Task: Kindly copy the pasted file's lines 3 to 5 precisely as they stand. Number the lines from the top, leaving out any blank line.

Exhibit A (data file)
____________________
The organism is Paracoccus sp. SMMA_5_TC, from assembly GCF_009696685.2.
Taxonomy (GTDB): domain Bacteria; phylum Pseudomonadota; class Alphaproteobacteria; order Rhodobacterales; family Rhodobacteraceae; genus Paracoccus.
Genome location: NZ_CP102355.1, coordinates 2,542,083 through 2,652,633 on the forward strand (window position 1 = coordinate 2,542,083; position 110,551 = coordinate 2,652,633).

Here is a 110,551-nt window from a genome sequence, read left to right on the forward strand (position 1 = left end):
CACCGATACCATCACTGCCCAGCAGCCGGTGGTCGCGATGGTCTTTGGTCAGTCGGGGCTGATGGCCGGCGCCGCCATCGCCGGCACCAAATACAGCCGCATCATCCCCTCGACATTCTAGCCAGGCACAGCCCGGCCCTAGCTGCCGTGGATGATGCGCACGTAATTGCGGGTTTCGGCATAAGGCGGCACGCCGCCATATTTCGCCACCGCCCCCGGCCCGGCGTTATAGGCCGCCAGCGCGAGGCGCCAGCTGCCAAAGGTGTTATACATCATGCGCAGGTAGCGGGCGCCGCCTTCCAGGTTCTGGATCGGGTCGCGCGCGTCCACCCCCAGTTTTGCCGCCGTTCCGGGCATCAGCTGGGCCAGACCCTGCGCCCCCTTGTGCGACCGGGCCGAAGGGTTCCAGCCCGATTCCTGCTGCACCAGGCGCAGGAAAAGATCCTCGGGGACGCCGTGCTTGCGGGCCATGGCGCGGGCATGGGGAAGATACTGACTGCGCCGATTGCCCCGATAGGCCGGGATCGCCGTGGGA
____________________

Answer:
Genome location: NZ_CP102355.1, coordinates 2,542,083 through 2,652,633 on the forward strand (window position 1 = coordinate 2,542,083; position 110,551 = coordinate 2,652,633).

Here is a 110,551-nt window from a genome sequence, read left to right on the forward strand (position 1 = left end):
CACCGATACCATCACTGCCCAGCAGCCGGTGGTCGCGATGGTCTTTGGTCAGTCGGGGCTGATGGCCGGCGCCGCCATCGCCGGCACCAAATACAGCCGCATCATCCCCTCGACATTCTAGCCAGGCACAGCCCGGCCCTAGCTGCCGTGGATGATGCGCACGTAATTGCGGGTTTCGGCATAAGGCGGCACGCCGCCATATTTCGCCACCGCCCCCGGCCCGGCGTTATAGGCCGCCAGCGCGAGGCGCCAGCTGCCAAAGGTGTTATACATCATGCGCAGGTAGCGGGCGCCGCCTTCCAGGTTCTGGATCGGGTCGCGCGCGTCCACCCCCAGTTTTGCCGCCGTTCCGGGCATCAGCTGGGCCAGACCCTGCGCCCCCTTGTGCGACCGGGCCGAAGGGTTCCAGCCCGATTCCTGCTGCACCAGGCGCAGGAAAAGATCCTCGGGGACGCCGTGCTTGCGGGCCATGGCGCGGGCATGGGGAAGATACTGACTGCGCCGATTGCCCCGATAGGCCGGGATCGCCGTGGGA